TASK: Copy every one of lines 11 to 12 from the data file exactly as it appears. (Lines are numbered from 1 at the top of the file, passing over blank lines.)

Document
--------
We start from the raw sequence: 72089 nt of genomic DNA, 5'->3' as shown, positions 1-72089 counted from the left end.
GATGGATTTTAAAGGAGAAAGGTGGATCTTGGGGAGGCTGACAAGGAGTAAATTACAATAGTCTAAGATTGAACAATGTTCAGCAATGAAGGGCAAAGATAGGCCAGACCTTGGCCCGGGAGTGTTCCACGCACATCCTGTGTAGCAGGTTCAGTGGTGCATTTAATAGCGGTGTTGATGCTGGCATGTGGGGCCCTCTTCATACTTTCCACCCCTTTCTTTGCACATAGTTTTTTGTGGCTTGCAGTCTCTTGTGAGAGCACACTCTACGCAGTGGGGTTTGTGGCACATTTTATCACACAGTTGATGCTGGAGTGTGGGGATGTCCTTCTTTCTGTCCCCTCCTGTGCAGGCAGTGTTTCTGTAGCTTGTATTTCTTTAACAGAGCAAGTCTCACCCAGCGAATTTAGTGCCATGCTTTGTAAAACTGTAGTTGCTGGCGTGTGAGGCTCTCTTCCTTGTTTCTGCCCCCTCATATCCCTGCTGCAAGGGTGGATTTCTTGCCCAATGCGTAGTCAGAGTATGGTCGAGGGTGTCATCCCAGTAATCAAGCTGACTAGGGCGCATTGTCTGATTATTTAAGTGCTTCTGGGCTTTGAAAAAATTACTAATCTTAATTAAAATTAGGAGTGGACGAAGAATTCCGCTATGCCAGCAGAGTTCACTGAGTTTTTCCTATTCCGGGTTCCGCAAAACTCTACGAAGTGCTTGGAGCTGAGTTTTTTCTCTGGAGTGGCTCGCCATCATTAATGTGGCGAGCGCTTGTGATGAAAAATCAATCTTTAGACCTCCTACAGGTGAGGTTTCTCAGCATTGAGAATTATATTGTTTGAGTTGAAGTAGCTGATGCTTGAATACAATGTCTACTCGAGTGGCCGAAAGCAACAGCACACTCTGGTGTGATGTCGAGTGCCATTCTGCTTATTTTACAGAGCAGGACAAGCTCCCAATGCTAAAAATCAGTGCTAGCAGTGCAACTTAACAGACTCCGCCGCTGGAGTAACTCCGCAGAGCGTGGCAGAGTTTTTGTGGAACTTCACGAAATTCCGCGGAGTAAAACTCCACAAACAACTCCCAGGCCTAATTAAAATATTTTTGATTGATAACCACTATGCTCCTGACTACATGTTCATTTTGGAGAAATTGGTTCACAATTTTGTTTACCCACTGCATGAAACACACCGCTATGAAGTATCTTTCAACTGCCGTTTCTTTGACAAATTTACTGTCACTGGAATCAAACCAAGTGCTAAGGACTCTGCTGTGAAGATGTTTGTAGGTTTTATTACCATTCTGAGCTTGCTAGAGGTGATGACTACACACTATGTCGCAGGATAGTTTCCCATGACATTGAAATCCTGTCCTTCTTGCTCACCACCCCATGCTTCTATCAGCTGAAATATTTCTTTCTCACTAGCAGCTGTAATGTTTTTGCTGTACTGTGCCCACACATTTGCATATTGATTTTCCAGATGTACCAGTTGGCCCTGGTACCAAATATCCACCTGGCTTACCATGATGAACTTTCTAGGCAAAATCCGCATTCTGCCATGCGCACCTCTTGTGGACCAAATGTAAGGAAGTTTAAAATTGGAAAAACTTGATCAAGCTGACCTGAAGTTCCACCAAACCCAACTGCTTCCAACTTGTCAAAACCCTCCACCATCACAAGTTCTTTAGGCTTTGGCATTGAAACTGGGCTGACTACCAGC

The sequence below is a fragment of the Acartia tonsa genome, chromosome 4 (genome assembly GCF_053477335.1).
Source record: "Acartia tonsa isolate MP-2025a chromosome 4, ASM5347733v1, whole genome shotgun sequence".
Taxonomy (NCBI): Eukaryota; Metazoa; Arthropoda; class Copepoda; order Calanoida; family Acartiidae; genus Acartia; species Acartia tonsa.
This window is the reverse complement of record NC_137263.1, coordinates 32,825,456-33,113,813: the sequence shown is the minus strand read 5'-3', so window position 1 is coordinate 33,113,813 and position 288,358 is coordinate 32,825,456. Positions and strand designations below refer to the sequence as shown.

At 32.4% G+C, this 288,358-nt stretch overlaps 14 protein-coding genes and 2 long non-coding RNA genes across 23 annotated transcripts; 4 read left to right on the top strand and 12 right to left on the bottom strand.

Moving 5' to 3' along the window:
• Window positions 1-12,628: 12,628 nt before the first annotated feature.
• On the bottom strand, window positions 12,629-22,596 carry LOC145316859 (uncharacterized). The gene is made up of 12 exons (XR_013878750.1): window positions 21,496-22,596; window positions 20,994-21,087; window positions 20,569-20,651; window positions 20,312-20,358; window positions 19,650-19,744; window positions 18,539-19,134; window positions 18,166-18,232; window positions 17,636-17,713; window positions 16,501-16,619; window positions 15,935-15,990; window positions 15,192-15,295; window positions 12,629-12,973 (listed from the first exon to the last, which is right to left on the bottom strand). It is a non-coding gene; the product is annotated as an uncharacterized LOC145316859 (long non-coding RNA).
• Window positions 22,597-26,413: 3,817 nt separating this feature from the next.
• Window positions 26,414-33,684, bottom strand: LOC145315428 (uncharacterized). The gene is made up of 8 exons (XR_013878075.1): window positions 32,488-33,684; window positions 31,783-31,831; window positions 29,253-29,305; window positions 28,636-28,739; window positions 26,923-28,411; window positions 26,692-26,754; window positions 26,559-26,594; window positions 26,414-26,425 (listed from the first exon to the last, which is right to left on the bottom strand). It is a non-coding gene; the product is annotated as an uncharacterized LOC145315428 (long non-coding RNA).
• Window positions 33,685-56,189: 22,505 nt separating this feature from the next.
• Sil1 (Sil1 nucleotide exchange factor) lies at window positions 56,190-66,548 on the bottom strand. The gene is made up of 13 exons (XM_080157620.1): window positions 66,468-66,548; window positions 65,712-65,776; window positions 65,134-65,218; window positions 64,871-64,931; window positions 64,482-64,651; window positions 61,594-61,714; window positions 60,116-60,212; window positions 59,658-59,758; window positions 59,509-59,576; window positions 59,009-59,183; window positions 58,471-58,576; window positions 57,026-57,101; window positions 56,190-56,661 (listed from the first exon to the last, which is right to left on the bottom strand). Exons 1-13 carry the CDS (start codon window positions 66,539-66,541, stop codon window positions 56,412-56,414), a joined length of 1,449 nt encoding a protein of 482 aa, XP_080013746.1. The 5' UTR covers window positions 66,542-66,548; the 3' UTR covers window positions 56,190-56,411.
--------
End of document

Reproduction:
• Window positions 22,597-26,413: 3,817 nt separating this feature from the next.
• Window positions 26,414-33,684, bottom strand: LOC145315428 (uncharacterized). The gene is made up of 8 exons (XR_013878075.1): window positions 32,488-33,684; window positions 31,783-31,831; window positions 29,253-29,305; window positions 28,636-28,739; window positions 26,923-28,411; window positions 26,692-26,754; window positions 26,559-26,594; window positions 26,414-26,425 (listed from the first exon to the last, which is right to left on the bottom strand). It is a non-coding gene; the product is annotated as an uncharacterized LOC145315428 (long non-coding RNA).